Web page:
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The Importance Of Rituals In The (Remote) Workplace

You’ve probably got at least a few rituals in your office, or at least, you did, before the pandemic.

Maybe you had an employee named Bob who brought doughnuts in for everybody and just left them in the break room, first come, first serve, or maybe you’re ‘Bob,’ and left the doughnuts there for your employees to enjoy.

It could be that once a month, you cater lunch in and everybody gets to enjoy a little sandwich and small talk on the house, or even something smaller scale than that, where people pass each other in the hall, or meet up by the water fountain to talk for a minute or two about the day’s events, sometimes related to work, and sometimes not.

Every day, there are scores of these little rituals taking place in every office in the country, or again, there were, at least until the pandemic shut most of that down.

The thing is, rituals like that are incredibly important.  They tie us together, and they make employees feel welcome and a part of something special when they’re in an environment where there are lots of rituals like that and they get to take part in them on a regular basis.

Unfortunately, the pandemic has sent tens of millions of people home to work, and when you’re at home, you’re not only cut off from the general hum and buzz of the office, but you’re denied access to those rituals too.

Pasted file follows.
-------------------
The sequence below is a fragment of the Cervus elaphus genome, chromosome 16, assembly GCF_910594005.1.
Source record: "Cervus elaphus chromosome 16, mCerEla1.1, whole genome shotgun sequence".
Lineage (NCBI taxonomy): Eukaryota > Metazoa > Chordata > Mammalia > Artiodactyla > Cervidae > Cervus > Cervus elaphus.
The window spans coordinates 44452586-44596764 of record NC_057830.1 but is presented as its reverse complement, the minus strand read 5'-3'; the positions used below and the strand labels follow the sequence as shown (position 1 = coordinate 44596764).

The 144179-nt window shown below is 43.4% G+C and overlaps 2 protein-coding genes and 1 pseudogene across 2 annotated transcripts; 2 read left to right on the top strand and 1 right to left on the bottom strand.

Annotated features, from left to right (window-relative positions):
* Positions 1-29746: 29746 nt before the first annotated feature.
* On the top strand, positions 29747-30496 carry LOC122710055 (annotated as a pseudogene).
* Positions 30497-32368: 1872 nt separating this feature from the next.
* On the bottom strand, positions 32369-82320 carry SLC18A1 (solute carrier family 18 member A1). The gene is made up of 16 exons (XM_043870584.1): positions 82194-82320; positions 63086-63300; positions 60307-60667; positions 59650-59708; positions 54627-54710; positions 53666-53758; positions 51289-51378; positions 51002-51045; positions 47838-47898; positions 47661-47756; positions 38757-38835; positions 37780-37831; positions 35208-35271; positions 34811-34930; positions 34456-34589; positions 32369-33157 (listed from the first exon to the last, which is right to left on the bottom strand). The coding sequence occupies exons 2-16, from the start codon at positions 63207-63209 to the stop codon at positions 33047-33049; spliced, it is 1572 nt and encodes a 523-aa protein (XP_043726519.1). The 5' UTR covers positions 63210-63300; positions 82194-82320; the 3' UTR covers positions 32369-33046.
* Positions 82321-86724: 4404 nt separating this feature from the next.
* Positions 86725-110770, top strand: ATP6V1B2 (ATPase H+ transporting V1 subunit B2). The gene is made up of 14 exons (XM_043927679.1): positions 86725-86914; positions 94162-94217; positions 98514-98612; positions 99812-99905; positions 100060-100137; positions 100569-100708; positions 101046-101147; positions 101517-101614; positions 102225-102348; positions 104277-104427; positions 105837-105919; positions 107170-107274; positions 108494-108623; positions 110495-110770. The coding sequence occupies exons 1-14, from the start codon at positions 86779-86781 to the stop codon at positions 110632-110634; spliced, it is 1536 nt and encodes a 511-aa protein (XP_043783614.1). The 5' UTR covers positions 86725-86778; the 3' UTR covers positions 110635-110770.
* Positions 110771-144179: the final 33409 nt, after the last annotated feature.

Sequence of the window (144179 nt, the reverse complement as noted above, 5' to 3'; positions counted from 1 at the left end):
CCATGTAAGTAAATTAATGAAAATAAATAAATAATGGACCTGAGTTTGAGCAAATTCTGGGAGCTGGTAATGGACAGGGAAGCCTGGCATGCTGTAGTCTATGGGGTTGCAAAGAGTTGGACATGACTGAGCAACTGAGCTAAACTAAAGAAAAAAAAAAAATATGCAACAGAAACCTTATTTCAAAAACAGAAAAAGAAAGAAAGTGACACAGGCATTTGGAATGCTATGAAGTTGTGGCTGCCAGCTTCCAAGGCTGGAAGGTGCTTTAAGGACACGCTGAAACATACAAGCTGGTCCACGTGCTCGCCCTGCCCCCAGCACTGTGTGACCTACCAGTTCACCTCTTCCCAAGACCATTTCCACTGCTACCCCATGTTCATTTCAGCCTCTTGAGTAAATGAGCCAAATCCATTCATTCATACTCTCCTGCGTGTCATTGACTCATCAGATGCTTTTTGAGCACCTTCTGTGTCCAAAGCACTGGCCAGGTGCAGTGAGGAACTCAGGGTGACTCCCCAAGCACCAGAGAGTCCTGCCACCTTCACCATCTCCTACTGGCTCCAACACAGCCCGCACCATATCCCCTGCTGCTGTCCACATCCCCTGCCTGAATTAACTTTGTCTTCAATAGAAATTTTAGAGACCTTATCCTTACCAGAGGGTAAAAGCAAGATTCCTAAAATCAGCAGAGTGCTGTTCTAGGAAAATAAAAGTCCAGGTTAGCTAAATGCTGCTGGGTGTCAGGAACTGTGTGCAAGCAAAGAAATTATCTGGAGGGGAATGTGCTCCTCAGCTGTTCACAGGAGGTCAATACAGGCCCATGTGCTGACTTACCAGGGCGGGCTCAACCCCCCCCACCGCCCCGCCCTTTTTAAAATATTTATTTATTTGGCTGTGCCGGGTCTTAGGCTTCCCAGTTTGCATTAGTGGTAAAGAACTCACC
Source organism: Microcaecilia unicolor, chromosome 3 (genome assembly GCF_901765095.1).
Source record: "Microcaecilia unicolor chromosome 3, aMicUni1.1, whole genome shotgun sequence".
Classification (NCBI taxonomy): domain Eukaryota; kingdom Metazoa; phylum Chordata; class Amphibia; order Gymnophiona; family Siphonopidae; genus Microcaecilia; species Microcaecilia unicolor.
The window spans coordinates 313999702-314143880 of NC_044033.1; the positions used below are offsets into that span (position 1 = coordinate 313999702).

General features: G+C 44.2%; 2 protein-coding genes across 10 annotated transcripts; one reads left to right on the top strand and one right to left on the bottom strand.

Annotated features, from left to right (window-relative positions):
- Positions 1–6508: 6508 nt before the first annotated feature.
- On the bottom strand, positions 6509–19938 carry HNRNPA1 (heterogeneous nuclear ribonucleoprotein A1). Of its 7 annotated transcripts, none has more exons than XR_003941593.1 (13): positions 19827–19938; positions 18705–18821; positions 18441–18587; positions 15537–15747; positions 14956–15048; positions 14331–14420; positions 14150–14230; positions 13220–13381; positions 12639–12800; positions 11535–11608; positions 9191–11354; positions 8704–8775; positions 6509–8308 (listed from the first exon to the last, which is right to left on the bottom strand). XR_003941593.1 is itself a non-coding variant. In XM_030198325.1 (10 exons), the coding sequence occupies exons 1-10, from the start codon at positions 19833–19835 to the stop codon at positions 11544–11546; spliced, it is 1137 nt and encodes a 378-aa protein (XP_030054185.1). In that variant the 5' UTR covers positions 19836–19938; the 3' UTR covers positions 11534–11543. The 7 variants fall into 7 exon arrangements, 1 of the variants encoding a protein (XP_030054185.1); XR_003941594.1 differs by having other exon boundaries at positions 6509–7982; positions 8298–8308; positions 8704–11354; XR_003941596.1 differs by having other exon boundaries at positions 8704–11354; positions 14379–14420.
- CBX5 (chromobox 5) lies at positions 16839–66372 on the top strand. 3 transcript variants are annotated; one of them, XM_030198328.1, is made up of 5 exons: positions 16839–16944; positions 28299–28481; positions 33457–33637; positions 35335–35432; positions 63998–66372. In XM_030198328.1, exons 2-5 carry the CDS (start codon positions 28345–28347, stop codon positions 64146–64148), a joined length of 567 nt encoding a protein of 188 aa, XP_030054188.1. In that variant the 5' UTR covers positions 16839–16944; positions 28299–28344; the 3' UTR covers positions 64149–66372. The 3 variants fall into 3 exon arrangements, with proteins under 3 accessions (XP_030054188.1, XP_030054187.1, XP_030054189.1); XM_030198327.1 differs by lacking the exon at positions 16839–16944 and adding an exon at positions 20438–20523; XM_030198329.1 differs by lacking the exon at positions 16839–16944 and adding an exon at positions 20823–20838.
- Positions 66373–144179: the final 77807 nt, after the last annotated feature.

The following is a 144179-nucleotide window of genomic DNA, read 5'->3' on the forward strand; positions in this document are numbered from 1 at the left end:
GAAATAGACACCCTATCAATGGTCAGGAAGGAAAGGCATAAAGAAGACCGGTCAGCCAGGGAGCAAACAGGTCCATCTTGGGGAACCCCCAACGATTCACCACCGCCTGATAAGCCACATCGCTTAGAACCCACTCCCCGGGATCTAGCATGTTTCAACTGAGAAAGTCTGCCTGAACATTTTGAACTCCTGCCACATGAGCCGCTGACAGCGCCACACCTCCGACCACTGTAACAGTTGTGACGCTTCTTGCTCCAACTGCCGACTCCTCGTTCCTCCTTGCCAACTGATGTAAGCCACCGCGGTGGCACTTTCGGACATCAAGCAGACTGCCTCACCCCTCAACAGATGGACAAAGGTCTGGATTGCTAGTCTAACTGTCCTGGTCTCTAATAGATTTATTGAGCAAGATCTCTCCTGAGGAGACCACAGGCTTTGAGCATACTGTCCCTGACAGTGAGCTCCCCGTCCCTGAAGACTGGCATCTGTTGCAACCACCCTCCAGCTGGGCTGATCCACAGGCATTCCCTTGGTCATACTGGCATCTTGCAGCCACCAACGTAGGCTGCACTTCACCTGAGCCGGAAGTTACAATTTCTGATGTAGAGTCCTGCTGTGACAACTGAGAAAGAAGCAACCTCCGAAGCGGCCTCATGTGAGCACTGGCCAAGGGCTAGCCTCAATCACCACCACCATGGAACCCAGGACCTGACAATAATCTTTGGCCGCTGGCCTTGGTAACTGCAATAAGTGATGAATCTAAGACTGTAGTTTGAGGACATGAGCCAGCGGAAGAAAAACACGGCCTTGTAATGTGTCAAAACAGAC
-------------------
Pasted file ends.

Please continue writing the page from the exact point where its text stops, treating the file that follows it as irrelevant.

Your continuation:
That matters because not being able to take part in those things is one of the big reasons why remote employees tend to have lower morale and productivity than their in-office peers.  Significant percentages of remote employees report feeling lonely, disconnected and cut off from their peers. Is it any real surprise then, that those feelings lead to lower productivity and eventually, in many cases, serve as the spark that leads to a search for greener pastures?

The good news is that this is an entirely fixable problem.  Since the workers can’t come into the office any more, it’s just a matter of bringing those rituals to them.  Granted, you’ll have to bring them their daily dose of ritual goodness remotely, but we’ve now been meeting and organizing and collaborating together remotely for several months, and most employees have adapted to the new reality, so adding rituals in this way shouldn’t be much of a challenge.

Why not create a company forum and encourage your employees to gather there?  Or perhaps set up a private channel on whatever messaging service you’re using for videoconferencing and remote meetings and allow your employees a pretty free hand in gathering there and talking about whatever they like.

Remote meal times are also a possibility, where each person can bring a snack or a meal and a beverage of choice to hang out for maybe half an hour to chat with colleagues.

These kinds of things can be done simply by leveraging technology you already have and are already using; you’re simply using them in a slightly different way, and there’s no harm in that.  In fact, from the perspective of your employees, there may be a tremendous amount of good in it.

Give them the space and watch them create their own, new rituals.  When they do, you’ll also see an improvement in moral and productivity, and that’s a big win for everyone.